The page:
Sheep Thrills

In preparation for breeding Isis in the fall of 2015, I really wanted to take the leap from training herding and practical farm work, to competing in herding trials.  I think it's very important if you are contributing to a breed's population, they should be able to do what the breed is bred to do.  (This led to 10+ years of throwing bumpers and ducks around in the bush, to put field titles on my tollers).
Finding a weekend to go to a herding trial has been really hard, with the juggling of agility competitions and judging, rallyo judging, training seminars and other commitments a free weekend is hard to find!  However, there was an AHBA trial at the end of October (2014), that I could make it to, we just needed to get some regular training in!
So.  I bought six sheep.  They hung out in the front yard, and occassionally the back yard.  They dealt with the invasive Japanese Knotweed in my flower gardens that I've been trying to get rid of for ten years.  They made the 'check your shoes!' rule go from casual to strictly enforced.  Sheep poop gets everywhere.   While the girls were here, we did some training with other folks who were interested in trying herding.  Enjoy!
Blaze - always ready to follow her stomach......anywhere.
Brown Betty - still waters....
Spot - self explanatory if you could see her bum
Witchy Mama - sure to test a dog, esp if the dog is not confident
Lambie - WM's lamb from this year, she grew up fast!
Annabelle - sweet little white ewe, would be perfect for a petting zoo!
So, Isis and I did go to the AHBA trial, and for her third birthday on the Saturday, she gave us two Qs, and her first herding title!  Isis can now add HTAD1 to her name!
On the Sunday, we chose not to move up to the next level, as Level 2 of HTAD requires a good 30 foot drive, done independently away from the handler, which I knew we didn't have.  So we stayed in level one and got some more experience with different sheep.  Out last run of the weekend was 87/90 so we did good!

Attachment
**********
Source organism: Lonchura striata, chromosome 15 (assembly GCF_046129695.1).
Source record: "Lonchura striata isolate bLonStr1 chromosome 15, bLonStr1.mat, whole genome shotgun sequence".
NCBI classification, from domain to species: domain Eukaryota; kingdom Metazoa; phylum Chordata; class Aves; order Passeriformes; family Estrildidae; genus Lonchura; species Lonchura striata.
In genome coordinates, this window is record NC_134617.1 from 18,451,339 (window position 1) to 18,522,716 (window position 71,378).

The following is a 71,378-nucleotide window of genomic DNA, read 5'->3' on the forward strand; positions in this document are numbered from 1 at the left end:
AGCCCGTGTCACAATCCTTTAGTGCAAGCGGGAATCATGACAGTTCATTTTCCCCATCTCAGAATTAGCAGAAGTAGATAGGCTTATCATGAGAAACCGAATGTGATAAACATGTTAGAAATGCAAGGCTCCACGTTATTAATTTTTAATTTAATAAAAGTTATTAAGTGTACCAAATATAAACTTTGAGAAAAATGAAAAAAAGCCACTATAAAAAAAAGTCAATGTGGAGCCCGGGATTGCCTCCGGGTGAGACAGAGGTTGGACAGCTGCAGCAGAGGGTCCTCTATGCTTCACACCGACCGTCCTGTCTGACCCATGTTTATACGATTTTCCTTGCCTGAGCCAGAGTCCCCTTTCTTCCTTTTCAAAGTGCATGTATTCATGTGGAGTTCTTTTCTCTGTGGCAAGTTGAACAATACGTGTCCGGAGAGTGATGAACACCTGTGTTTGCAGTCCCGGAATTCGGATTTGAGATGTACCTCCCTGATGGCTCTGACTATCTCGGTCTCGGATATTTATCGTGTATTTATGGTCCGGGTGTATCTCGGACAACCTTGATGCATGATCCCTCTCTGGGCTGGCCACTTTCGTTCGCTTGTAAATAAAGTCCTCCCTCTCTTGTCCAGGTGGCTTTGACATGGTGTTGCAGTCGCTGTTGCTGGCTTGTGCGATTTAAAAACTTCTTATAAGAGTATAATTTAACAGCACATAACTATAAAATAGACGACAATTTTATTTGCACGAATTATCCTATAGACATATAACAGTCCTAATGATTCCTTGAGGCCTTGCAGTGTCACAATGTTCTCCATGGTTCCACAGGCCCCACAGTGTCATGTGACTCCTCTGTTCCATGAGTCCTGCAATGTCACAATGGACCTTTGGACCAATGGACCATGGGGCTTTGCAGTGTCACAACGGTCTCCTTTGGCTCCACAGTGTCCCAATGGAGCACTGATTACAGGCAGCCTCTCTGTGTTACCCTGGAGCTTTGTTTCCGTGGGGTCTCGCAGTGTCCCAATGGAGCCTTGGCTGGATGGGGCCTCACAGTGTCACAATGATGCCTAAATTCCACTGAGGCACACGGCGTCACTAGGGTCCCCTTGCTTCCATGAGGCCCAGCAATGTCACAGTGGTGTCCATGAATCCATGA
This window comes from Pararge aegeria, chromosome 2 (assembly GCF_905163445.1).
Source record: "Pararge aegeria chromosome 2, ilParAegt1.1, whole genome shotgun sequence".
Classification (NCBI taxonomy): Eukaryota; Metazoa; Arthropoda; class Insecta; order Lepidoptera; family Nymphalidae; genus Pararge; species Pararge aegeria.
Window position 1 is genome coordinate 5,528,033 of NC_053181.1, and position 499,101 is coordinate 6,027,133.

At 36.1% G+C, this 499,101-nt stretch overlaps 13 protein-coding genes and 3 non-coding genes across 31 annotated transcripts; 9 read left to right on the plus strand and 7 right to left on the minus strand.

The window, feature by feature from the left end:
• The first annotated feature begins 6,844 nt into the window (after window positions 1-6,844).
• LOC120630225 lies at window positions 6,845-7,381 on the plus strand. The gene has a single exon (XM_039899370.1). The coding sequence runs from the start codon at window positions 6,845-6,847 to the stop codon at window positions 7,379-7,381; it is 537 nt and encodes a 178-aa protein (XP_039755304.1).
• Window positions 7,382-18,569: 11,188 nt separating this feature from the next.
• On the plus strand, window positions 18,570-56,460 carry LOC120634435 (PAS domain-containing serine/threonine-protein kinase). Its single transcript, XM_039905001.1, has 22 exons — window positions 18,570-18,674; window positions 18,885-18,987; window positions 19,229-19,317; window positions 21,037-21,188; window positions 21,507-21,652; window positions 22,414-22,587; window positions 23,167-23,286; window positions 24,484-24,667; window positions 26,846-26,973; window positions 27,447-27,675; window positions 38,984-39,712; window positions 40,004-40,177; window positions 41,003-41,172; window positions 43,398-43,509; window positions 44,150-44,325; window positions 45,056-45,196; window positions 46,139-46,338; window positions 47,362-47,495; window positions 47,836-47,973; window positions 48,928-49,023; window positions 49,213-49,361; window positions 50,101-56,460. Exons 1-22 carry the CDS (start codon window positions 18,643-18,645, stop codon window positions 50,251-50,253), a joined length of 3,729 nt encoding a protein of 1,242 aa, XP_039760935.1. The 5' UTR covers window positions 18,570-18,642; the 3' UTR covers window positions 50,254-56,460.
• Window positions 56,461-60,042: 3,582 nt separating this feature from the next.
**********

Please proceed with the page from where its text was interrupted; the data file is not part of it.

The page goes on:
Here are some more pics from our fun with the girls, before they left for the farm.

Here are some pics of baby Isis, some of her first exposures to sheep...

First time on sheep, 5 months old IsisIsis Herding Instinct Test 7 months, second time on sheep

Isis Herding Instinct Test 7 months, second time on sheep ISIS, 5 months and 7 months, I believe

One of my best learning experiences in herding, was the weekend I started Indy on sheep, with Scott Glen at a training clinic organized by the Working Australian Kelpie Club Inc.  With Scott guiding us, we went from first time on sheep to the small field in three days.  Indy is a great yard dog, and does most of the practical farm work we do for friends when they're shearing, dipping or otherwise tending their sheep.  A "yard" dog, in kelpie speak, is a dog that shines in close quarters, in the pens, the race, the to drive the stock away from the handler, or towards them.  (Not always safe to be standing where a bunch of cattle are going to come thru).  A 'paddock' dog (like Isis) finds their strength in the big fields, gathering in the stock to the handler, and able to run, sustained, as much as necessary.  Hopefully Ezra (our new pup), will fulfill the promise I see, of being balanced between the two skills.  


Here are some pics from that clinic with Indy:

Indy watching the sheepIndy learning to get around all the sheepIndy learning to get to the balance pointIndy getting a stop

Working Australian Kelpie Club of Canada Inc, Kelpie Gathering, Sept 21, 2015

We had a great time that day....20 Herding Instinct Tests with everything from German Shepherd Dogs, Poodles, Corgies and Shelties, and a couple of Border Collies too.  We also offered an Agility Fun Match, and had a great picnic lunch.

Here are some pics:

Most awesome herding we'd ever seen by Poodles...and these arent' the same Poodle!  Four Standard Poodles with Sherry Stanley of Beaucaniche Poodles all did a great job and earned their HIT!